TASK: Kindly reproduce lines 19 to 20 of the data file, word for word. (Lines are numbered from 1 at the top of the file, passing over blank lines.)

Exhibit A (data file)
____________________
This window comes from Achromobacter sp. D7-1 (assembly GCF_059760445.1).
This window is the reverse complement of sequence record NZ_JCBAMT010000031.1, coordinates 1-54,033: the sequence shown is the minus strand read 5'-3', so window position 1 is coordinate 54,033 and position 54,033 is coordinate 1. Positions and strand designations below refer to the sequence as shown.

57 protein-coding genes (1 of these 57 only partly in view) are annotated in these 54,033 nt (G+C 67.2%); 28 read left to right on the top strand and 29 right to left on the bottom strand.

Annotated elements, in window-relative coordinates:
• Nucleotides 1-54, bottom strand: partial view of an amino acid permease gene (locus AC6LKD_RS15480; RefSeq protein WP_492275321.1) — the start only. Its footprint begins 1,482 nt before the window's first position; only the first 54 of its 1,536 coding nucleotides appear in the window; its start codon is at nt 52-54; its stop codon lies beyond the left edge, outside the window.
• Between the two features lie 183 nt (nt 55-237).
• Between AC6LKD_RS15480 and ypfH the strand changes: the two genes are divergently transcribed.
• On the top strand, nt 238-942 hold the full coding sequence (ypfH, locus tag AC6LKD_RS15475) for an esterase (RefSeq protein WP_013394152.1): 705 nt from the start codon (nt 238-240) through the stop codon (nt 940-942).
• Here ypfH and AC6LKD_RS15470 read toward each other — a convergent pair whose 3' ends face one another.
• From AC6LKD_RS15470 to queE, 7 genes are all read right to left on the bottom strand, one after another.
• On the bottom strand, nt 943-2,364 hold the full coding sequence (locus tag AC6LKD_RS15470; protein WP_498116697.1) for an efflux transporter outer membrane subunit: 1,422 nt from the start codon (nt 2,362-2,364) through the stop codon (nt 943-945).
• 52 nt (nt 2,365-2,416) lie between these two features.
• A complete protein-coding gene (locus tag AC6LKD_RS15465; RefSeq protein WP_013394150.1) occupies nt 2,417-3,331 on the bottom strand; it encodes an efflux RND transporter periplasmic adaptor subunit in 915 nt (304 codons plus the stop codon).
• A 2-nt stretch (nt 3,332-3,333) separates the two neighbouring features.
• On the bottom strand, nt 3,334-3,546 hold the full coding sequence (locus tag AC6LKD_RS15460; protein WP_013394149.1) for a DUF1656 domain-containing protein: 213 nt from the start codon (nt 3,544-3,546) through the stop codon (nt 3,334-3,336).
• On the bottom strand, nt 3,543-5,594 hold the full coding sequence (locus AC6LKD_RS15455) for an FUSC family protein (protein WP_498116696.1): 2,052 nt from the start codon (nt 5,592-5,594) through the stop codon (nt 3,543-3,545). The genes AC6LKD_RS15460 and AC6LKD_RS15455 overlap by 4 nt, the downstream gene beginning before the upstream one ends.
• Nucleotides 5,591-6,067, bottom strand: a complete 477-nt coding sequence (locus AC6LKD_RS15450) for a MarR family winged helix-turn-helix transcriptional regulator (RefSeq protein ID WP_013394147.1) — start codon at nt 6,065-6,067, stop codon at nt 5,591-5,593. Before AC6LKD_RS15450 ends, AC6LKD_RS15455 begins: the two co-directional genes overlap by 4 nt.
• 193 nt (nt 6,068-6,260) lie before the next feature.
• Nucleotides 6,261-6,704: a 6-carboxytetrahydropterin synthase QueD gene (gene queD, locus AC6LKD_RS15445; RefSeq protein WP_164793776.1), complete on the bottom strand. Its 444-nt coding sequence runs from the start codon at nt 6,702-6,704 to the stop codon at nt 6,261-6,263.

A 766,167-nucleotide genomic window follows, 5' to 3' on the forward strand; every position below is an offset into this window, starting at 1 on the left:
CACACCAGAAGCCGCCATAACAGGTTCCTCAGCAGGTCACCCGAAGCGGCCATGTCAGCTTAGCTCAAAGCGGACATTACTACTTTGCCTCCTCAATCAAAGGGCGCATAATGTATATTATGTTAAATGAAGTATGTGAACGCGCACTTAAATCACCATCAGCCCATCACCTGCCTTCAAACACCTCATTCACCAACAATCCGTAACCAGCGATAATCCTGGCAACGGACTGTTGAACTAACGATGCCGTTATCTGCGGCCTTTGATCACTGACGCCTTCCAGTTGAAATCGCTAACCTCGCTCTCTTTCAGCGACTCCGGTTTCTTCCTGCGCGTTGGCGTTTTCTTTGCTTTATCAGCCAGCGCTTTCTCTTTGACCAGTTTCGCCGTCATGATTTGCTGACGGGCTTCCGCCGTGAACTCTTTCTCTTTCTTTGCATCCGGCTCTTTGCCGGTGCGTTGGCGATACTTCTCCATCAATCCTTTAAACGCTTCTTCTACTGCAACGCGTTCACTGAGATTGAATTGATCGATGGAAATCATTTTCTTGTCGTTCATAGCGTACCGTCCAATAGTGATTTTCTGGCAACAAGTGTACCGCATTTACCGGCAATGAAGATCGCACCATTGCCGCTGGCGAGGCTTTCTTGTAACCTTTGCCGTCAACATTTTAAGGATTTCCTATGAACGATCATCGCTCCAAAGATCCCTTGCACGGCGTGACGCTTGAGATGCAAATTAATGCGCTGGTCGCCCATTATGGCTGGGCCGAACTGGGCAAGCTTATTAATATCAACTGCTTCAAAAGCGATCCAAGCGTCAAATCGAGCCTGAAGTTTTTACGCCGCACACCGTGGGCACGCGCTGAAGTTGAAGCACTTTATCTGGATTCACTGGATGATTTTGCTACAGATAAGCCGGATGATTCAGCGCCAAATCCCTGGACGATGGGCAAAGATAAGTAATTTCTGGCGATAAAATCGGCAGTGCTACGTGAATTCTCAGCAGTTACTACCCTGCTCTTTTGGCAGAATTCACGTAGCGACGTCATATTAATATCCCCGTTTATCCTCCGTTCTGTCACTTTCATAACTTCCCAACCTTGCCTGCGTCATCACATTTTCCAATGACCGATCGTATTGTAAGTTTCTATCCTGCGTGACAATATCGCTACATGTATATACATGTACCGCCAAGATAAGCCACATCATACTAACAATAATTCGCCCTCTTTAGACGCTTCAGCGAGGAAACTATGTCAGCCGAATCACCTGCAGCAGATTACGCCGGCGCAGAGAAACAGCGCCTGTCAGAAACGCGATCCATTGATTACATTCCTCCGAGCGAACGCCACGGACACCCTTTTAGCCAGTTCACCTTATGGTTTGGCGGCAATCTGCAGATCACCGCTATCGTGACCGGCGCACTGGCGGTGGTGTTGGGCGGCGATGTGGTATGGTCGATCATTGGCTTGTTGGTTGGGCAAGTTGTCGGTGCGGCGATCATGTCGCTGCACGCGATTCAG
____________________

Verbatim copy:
• Nucleotides 6,261-6,704: a 6-carboxytetrahydropterin synthase QueD gene (gene queD, locus AC6LKD_RS15445; RefSeq protein WP_164793776.1), complete on the bottom strand. Its 444-nt coding sequence runs from the start codon at nt 6,702-6,704 to the stop codon at nt 6,261-6,263.

A 766,167-nucleotide genomic window follows, 5' to 3' on the forward strand; every position below is an offset into this window, starting at 1 on the left: